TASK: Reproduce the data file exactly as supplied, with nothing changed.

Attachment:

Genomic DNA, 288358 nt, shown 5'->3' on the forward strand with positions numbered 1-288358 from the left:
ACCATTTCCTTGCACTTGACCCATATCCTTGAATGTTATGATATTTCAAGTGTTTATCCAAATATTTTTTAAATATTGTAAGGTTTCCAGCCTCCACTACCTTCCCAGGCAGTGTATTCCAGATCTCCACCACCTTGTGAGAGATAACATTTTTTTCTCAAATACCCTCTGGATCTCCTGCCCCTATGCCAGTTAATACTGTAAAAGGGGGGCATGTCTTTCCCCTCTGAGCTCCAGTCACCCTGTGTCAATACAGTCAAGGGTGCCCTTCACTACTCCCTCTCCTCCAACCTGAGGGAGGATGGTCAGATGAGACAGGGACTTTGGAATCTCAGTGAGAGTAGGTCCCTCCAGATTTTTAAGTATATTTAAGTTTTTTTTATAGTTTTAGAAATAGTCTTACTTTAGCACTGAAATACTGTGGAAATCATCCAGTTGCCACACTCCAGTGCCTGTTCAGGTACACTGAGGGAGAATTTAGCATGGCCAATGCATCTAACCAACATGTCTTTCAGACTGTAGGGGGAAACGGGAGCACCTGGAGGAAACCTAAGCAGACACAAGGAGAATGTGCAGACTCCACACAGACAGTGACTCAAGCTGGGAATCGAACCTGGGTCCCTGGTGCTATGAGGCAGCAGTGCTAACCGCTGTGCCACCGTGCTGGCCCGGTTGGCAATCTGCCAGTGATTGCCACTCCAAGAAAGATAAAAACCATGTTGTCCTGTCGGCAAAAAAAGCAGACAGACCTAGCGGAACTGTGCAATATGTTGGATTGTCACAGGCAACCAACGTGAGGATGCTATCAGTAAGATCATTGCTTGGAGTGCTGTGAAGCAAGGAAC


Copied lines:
Genomic DNA, 288358 nt, shown 5'->3' on the forward strand with positions numbered 1-288358 from the left:
ACCATTTCCTTGCACTTGACCCATATCCTTGAATGTTATGATATTTCAAGTGTTTATCCAAATATTTTTTAAATATTGTAAGGTTTCCAGCCTCCACTACCTTCCCAGGCAGTGTATTCCAGATCTCCACCACCTTGTGAGAGATAACATTTTTTTCTCAAATACCCTCTGGATCTCCTGCCCCTATGCCAGTTAATACTGTAAAAGGGGGGCATGTCTTTCCCCTCTGAGCTCCAGTCACCCTGTGTCAATACAGTCAAGGGTGCCCTTCACTACTCCCTCTCCTCCAACCTGAGGGAGGATGGTCAGATGAGACAGGGACTTTGGAATCTCAGTGAGAGTAGGTCCCTCCAGATTTTTAAGTATATTTAAGTTTTTTTTATAGTTTTAGAAATAGTCTTACTTTAGCACTGAAATACTGTGGAAATCATCCAGTTGCCACACTCCAGTGCCTGTTCAGGTACACTGAGGGAGAATTTAGCATGGCCAATGCATCTAACCAACATGTCTTTCAGACTGTAGGGGGAAACGGGAGCACCTGGAGGAAACCTAAGCAGACACAAGGAGAATGTGCAGACTCCACACAGACAGTGACTCAAGCTGGGAATCGAACCTGGGTCCCTGGTGCTATGAGGCAGCAGTGCTAACCGCTGTGCCACCGTGCTGGCCCGGTTGGCAATCTGCCAGTGATTGCCACTCCAAGAAAGATAAAAACCATGTTGTCCTGTCGGCAAAAAAAGCAGACAGACCTAGCGGAACTGTGCAATATGTTGGATTGTCACAGGCAACCAACGTGAGGATGCTATCAGTAAGATCATTGCTTGGAGTGCTGTGAAGCAAGGAAC